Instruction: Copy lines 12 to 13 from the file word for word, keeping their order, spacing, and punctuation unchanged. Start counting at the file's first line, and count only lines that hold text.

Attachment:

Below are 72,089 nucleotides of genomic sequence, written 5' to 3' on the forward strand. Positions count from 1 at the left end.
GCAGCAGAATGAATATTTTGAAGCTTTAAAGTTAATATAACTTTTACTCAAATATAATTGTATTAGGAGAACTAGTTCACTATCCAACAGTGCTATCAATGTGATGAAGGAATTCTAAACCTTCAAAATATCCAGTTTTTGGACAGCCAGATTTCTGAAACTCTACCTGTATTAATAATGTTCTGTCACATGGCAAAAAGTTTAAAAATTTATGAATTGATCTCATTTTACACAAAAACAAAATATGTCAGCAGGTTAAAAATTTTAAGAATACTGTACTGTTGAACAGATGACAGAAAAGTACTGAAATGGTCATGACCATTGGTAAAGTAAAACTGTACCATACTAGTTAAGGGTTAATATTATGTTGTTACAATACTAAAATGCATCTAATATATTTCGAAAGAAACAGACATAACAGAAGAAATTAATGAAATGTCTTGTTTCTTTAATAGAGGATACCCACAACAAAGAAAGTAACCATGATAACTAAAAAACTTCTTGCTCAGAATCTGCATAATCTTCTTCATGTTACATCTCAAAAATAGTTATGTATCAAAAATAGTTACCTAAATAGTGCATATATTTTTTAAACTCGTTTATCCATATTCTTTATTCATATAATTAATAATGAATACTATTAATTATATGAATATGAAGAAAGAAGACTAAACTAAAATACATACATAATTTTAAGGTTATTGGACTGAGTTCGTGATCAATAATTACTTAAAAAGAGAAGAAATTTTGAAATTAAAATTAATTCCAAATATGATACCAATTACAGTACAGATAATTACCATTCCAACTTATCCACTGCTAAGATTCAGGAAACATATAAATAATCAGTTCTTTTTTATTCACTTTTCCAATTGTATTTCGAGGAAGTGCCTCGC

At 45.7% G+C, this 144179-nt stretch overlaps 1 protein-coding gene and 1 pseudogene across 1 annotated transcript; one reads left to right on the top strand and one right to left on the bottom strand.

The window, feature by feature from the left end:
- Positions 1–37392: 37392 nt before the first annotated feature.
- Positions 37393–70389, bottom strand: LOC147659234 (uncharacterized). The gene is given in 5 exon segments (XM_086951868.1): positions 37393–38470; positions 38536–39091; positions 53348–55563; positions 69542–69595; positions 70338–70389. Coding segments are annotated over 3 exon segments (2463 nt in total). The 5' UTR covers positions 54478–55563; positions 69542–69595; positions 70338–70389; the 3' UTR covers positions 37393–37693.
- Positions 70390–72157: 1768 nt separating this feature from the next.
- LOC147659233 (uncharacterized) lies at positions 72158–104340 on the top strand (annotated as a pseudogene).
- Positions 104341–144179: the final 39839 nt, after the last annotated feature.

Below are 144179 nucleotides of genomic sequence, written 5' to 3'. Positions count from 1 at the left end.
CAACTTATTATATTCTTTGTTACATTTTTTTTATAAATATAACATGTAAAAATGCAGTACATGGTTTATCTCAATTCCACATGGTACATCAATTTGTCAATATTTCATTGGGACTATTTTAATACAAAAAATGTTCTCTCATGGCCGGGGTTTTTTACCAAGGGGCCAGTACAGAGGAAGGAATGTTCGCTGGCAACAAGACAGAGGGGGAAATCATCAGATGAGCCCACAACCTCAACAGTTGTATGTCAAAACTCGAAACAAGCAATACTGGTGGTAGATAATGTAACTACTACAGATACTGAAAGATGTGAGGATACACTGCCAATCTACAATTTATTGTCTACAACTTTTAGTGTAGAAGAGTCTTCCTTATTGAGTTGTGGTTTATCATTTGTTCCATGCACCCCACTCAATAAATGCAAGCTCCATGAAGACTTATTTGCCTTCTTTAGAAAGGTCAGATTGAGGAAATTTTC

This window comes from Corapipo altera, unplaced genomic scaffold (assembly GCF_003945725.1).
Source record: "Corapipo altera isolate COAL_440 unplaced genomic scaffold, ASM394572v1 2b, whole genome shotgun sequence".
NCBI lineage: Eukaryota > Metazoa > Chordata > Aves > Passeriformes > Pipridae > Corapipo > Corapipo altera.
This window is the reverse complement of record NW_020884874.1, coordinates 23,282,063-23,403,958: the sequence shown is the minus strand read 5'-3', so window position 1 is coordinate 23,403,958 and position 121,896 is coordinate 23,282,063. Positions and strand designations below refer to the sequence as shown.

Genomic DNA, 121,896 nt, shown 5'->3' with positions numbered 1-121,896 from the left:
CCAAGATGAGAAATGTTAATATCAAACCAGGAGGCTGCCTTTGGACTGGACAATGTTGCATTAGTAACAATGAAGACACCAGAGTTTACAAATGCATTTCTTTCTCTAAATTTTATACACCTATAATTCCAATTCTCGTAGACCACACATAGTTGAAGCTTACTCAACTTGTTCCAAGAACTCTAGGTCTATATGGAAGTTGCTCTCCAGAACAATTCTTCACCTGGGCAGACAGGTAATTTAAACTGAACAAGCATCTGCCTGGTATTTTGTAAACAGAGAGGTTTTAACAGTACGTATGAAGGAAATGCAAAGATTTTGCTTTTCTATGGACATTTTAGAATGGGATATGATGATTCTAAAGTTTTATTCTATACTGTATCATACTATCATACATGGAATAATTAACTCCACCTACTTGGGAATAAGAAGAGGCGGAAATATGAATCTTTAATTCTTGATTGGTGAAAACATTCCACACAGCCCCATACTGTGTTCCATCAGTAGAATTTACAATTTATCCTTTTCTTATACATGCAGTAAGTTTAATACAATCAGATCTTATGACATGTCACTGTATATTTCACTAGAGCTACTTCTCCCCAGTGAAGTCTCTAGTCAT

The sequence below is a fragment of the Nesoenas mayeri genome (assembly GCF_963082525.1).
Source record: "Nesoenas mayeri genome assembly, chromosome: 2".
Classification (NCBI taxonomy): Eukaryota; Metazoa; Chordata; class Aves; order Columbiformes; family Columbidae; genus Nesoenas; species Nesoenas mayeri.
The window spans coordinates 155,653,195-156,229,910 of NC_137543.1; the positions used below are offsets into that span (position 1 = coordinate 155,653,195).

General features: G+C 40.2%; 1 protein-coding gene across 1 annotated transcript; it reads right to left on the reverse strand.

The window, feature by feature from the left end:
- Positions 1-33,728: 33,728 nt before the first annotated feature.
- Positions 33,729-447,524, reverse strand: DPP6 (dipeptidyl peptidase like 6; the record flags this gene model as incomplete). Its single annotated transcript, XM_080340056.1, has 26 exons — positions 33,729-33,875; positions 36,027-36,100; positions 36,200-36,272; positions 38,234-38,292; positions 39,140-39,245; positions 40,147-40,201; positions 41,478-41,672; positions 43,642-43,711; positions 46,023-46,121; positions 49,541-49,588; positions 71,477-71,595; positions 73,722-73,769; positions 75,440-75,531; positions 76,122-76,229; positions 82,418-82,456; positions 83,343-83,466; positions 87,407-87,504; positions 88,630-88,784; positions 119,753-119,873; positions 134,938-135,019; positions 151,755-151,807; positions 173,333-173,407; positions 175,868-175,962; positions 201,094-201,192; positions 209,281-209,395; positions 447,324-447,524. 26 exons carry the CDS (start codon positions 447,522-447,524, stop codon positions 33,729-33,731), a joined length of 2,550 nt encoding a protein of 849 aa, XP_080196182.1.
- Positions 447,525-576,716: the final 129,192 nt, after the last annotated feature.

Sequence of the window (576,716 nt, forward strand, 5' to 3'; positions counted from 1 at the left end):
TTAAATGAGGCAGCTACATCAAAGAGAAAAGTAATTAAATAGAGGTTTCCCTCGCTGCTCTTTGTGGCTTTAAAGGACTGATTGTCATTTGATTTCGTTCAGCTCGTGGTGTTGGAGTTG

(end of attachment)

This window comes from Corapipo altera, unplaced genomic scaffold (assembly GCF_003945725.1).
Source record: "Corapipo altera isolate COAL_440 unplaced genomic scaffold, ASM394572v1 2b, whole genome shotgun sequence".